By Submitted Article on August 21, 2020.
There should never be a lack of ideas: FCSS
Each summer, every parent is faced with a common complaint from their children – “There’s nothing to do!”
As a community agency, Family and Community Support Services often hears the same message from small-town rural youth. Although there may not be facilities available like movie theatres, malls, bowling alleys and indoor swimming pools in every community, there should never be a lack of ideas. In fact, possibilities are endless, according to Amanda Lawrence, BEW FCSS, Youth Services Co-ordinator.
“Although COVID-19 has potentially limited our ability to complete side-by-side or face-to-face interactions, what is not limited is our ability to help others,” she said. “These unprecedented times have opened up the possibility to look outside the box and utilize what we can, so that vital resources can still reach residents.”
In fact, summer provides a perfect opportunity to get young people involved in their communities, according to Lawrence, who added it is also important youth have the ability to reflect on challenges, and build resilience for themselves and others.
There are many ways for youth to achieve that, including simply being kind.
“This one does not take any effort and it can make the biggest impact to residents and businesses within the rural communities,” she said. “This can be as simple as positive words/drawings done on the sidewalk in chalk or re-posts on social media with quotes or pictures spreading kind messaging.”
Lawrence went on to say personal growth is another important factor, as young people can find ways to keep learning outside the school environment.
“There are many platforms available to learn a new skill set or practise an old one,” she said. “As adults, our focus should lie in encouraging our youth to not only build on their interests but also taking time to build on who they are.”
Empowering youth can also become a critical factor in ensuring they feel part of their communities.
“When there is an opportunity for us to help make youth stronger and more confident, it will be incredibly beneficial to do so,” said Lawrence. “Help to support youth’s efforts and interests by collaborating and offering space for them to make mistakes and learn from them.”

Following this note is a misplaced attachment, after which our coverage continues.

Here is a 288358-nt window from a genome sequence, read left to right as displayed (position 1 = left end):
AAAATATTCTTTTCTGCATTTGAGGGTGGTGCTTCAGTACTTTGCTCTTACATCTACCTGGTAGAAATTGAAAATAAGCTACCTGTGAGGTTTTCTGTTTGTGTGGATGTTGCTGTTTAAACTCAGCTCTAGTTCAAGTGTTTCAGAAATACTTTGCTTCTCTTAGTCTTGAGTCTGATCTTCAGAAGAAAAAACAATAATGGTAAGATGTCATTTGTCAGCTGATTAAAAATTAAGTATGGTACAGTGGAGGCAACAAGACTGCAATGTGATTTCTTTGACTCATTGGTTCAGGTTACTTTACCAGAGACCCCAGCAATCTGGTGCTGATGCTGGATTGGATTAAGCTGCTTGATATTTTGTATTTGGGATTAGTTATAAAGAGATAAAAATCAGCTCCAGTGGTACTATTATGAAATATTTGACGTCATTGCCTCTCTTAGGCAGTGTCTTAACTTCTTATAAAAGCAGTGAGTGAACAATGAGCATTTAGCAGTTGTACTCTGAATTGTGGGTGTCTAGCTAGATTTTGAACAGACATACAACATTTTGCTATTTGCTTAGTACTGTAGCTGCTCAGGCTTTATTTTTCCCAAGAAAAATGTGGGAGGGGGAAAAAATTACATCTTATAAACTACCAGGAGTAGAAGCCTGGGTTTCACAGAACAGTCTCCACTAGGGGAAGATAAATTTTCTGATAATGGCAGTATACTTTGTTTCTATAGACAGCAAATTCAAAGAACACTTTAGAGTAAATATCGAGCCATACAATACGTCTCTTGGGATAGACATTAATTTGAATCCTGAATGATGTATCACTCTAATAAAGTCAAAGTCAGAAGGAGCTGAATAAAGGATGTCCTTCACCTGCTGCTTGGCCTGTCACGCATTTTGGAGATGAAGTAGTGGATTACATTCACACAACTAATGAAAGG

In Taber and the M.D. of Taber, for example, an interagency committee visits the classrooms of Grade 5 students to teach them the four pillars of resiliency. In the end, students celebrate the support person who has made the biggest impact on their life.
Throughout these lessons, students learn about problem-solving strategies and the importance of feeling and self-esteem, along with how to adapt a growth mindset.
“These are all incredibly important skills to have as youth get older, so they are equipped to work with the adversities they will undoubtably face,” said Lawrence.
As is the case with most successful initiatives, youth need to be engaged in the process, she added.
“My most used piece of advice for communities, agencies, organizations and churches would be to meet the youth where they are at,” said Lawrence. “Instead of expecting the youth to come to a program that you have set up, spend some time asking for their opinions on what services/activities they would like to attend.”
Ideas generated by the community will see higher youth participation levels if young people feel their input has been heard and supported, she added.
“In Coalhurst, at the Youth Centre, it is sometimes up to the youth who attend the program to determine the types of activities that happen,” said Lawrence, who added opportunities exist to develop leadership skills and create a supportive environment for other participants.
“Every person deserves to feel supported, and our youth are the community’s leaders of tomorrow,” she said. “Now is the right time to help them develop and instill skills while they are learning who they want to be and identify their own path or purpose.”
For more information on this topic, reach out to the FCSS Youth Services co-ordinator at firstname.lastname@example.org.